Follow-up care of young childhood cancer survivors: attendance and parental involvement.

Vetsch, Janine; Rüegg, Corina Silvia; Mader, Luzius; Bergstraesser, Eva; Rischewski, Johannes; Kuehni, Claudia E; Michel, Gisela (2016). Follow-up care of young childhood cancer survivors: attendance and parental involvement. Supportive care in cancer, 24(7), pp. 3127-3138. Springer 10.1007/s00520-016-3121-6

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PURPOSE Despite recommendations, only a proportion of long-term childhood cancer survivors attend follow-up care. We aimed to (1) describe the follow-up attendance of young survivors aged 11-17 years; (2) describe the parental involvement in follow-up, and (3) investigate predictors of follow-up attendance and parental involvement. METHODS As part of the Swiss Childhood Cancer Survivor Study, a follow-up questionnaire was sent to parents of childhood cancer survivors aged 11-17 years. We assessed follow-up attendance of the child, parents' involvement in follow-up, illness perception (Brief IPQ), and sociodemographic data. Clinical data was available from the Swiss Childhood Cancer Registry. RESULTS Of 309 eligible parents, 189 responded (67 %; mean time since diagnosis 11.3 years, range 6.8-17.2) and 75 % (n = 141) reported that their child still attended follow-up. Of these, 83 % (n = 117) reported ≥1 visit per year and 17 % (n = 23) reported <1 visit every year. Most survivors saw pediatric oncologists (n = 111; 79 % of 141), followed by endocrinologists (n = 24, 17 %) and general practitioners (n = 22, 16 %). Most parents (92 %) reported being involved in follow-up (n = 130). In multivariable and Cox regression analyses, longer time since diagnosis (p = 0.025) and lower perceived treatment control (assessed by IPQ4: how much parents thought follow-up can help with late effects; p = 0.009) were associated with non-attendance. Parents' overall information needs was significantly associated with parental involvement in the multivariable model (p = 0.041). CONCLUSION Educating survivors and their parents on the importance and effectiveness of follow-up care might increase attendance in the longer term.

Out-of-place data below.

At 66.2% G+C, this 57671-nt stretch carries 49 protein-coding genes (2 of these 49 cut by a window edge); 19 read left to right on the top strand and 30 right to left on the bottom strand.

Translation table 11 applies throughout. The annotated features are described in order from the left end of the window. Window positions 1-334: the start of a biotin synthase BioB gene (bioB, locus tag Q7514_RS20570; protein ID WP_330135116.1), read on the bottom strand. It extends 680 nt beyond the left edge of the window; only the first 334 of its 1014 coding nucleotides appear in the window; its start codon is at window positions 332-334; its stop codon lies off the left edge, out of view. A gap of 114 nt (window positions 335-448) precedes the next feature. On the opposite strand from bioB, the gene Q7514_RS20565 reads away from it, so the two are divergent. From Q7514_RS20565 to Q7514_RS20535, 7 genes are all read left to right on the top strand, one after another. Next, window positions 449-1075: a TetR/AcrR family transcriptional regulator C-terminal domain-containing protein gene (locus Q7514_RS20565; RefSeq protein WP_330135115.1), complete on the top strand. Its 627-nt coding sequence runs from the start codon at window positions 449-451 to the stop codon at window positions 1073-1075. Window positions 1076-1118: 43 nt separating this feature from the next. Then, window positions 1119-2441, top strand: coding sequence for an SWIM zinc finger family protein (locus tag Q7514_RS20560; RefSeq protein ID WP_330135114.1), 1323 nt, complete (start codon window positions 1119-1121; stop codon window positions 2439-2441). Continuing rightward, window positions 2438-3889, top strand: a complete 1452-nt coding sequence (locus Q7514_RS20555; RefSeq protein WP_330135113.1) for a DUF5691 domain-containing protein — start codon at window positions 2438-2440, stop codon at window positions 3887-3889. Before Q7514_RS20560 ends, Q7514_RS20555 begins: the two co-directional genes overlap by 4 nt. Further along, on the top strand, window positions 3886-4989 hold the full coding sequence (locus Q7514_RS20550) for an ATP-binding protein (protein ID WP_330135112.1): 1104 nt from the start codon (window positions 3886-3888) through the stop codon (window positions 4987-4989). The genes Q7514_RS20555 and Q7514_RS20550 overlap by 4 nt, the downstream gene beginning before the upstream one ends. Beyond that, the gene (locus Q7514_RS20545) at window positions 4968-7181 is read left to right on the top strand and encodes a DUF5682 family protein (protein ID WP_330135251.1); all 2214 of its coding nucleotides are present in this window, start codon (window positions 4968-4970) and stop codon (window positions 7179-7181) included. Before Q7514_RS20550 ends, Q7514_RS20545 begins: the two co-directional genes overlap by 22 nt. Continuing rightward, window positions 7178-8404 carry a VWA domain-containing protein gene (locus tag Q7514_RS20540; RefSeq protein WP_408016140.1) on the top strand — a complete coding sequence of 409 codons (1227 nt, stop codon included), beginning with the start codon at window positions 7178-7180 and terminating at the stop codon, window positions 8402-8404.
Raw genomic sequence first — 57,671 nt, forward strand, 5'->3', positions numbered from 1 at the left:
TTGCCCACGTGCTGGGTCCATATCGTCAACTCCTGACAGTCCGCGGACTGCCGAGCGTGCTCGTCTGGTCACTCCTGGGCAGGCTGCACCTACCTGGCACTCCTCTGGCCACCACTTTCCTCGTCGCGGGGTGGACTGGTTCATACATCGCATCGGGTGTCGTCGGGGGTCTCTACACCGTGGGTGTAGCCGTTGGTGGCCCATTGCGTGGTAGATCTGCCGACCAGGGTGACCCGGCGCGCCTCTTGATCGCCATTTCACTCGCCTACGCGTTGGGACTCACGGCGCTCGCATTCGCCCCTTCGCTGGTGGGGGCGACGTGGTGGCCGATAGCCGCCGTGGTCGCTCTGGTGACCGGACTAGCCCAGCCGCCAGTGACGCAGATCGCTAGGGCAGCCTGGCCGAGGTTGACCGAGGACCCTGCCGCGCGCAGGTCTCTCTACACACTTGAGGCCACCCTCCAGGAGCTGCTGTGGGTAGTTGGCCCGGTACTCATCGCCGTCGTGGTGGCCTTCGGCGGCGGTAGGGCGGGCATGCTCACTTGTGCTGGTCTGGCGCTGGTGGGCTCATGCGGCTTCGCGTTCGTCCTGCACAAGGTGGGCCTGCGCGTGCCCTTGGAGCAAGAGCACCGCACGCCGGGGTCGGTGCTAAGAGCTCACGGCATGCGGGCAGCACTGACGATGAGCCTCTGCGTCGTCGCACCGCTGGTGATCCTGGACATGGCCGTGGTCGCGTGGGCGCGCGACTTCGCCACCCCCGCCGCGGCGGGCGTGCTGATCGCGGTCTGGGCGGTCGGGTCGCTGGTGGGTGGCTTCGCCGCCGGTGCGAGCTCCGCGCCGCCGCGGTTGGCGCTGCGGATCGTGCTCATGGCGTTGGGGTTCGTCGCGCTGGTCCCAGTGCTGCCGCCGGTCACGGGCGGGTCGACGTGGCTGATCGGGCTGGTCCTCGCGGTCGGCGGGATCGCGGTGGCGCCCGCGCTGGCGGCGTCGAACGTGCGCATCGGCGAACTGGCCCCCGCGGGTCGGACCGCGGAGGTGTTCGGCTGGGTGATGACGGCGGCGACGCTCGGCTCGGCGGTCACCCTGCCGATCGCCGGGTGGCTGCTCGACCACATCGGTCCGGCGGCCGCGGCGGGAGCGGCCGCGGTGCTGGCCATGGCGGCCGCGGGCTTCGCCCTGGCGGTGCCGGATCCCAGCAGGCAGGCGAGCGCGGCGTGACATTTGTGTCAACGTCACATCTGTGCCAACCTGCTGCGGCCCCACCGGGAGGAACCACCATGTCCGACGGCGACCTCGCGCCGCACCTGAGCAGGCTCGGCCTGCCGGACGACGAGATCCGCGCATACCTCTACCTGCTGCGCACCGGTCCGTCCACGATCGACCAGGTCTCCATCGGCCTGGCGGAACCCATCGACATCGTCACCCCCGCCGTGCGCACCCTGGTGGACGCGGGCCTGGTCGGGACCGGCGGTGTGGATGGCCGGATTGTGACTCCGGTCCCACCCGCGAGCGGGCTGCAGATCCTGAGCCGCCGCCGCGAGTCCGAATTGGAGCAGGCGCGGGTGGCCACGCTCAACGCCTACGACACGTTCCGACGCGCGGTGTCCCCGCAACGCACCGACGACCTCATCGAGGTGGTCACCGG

Item Type:

Journal Article (Original Article)


04 Faculty of Medicine > Pre-clinic Human Medicine > Institute of Social and Preventive Medicine

UniBE Contributor:

Vetsch, Janine; Rüegg, Corina Silvia; Mader, Luzius; Kühni, Claudia and Michel, Gisela


600 Technology > 610 Medicine & health
300 Social sciences, sociology & anthropology > 360 Social problems & social services






[4] Swiss National Science Foundation




Doris Kopp Heim

Date Deposited:

03 Mar 2016 09:13

Last Modified:

09 Sep 2019 17:46

Publisher DOI:


PubMed ID:


Uncontrolled Keywords:

Cohort study; Follow-up care; Parents of childhood cancer survivors; Pediatric oncology; Questionnaire survey; Young childhood cancer survivors




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